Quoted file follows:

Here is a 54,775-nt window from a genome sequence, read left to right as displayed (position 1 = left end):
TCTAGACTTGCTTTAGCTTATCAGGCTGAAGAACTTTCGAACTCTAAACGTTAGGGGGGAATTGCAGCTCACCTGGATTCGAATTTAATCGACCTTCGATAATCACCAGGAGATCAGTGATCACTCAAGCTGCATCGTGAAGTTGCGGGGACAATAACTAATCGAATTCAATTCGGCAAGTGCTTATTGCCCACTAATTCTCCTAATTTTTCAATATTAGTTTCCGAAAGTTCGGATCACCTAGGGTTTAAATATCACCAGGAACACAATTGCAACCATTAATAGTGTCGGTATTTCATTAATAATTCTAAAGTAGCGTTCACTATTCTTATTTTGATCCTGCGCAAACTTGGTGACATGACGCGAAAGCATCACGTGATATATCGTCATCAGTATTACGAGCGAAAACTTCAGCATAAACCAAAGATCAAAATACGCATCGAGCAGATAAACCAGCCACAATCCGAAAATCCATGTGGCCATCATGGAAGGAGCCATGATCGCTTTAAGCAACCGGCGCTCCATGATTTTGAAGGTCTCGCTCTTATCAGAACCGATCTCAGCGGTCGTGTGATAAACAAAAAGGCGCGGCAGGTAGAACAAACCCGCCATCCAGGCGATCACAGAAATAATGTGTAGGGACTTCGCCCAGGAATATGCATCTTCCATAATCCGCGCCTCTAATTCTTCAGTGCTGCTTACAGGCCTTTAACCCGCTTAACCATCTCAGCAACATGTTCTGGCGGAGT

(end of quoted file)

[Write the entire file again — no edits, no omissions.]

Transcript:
Here is a 54,775-nt window from a genome sequence, read left to right as displayed (position 1 = left end):
TCTAGACTTGCTTTAGCTTATCAGGCTGAAGAACTTTCGAACTCTAAACGTTAGGGGGGAATTGCAGCTCACCTGGATTCGAATTTAATCGACCTTCGATAATCACCAGGAGATCAGTGATCACTCAAGCTGCATCGTGAAGTTGCGGGGACAATAACTAATCGAATTCAATTCGGCAAGTGCTTATTGCCCACTAATTCTCCTAATTTTTCAATATTAGTTTCCGAAAGTTCGGATCACCTAGGGTTTAAATATCACCAGGAACACAATTGCAACCATTAATAGTGTCGGTATTTCATTAATAATTCTAAAGTAGCGTTCACTATTCTTATTTTGATCCTGCGCAAACTTGGTGACATGACGCGAAAGCATCACGTGATATATCGTCATCAGTATTACGAGCGAAAACTTCAGCATAAACCAAAGATCAAAATACGCATCGAGCAGATAAACCAGCCACAATCCGAAAATCCATGTGGCCATCATGGAAGGAGCCATGATCGCTTTAAGCAACCGGCGCTCCATGATTTTGAAGGTCTCGCTCTTATCAGAACCGATCTCAGCGGTCGTGTGATAAACAAAAAGGCGCGGCAGGTAGAACAAACCCGCCATCCAGGCGATCACAGAAATAATGTGTAGGGACTTCGCCCAGGAATATGCATCTTCCATAATCCGCGCCTCTAATTCTTCAGTGCTGCTTACAGGCCTTTAACCCGCTTAACCATCTCAGCAACATGTTCTGGCGGAGT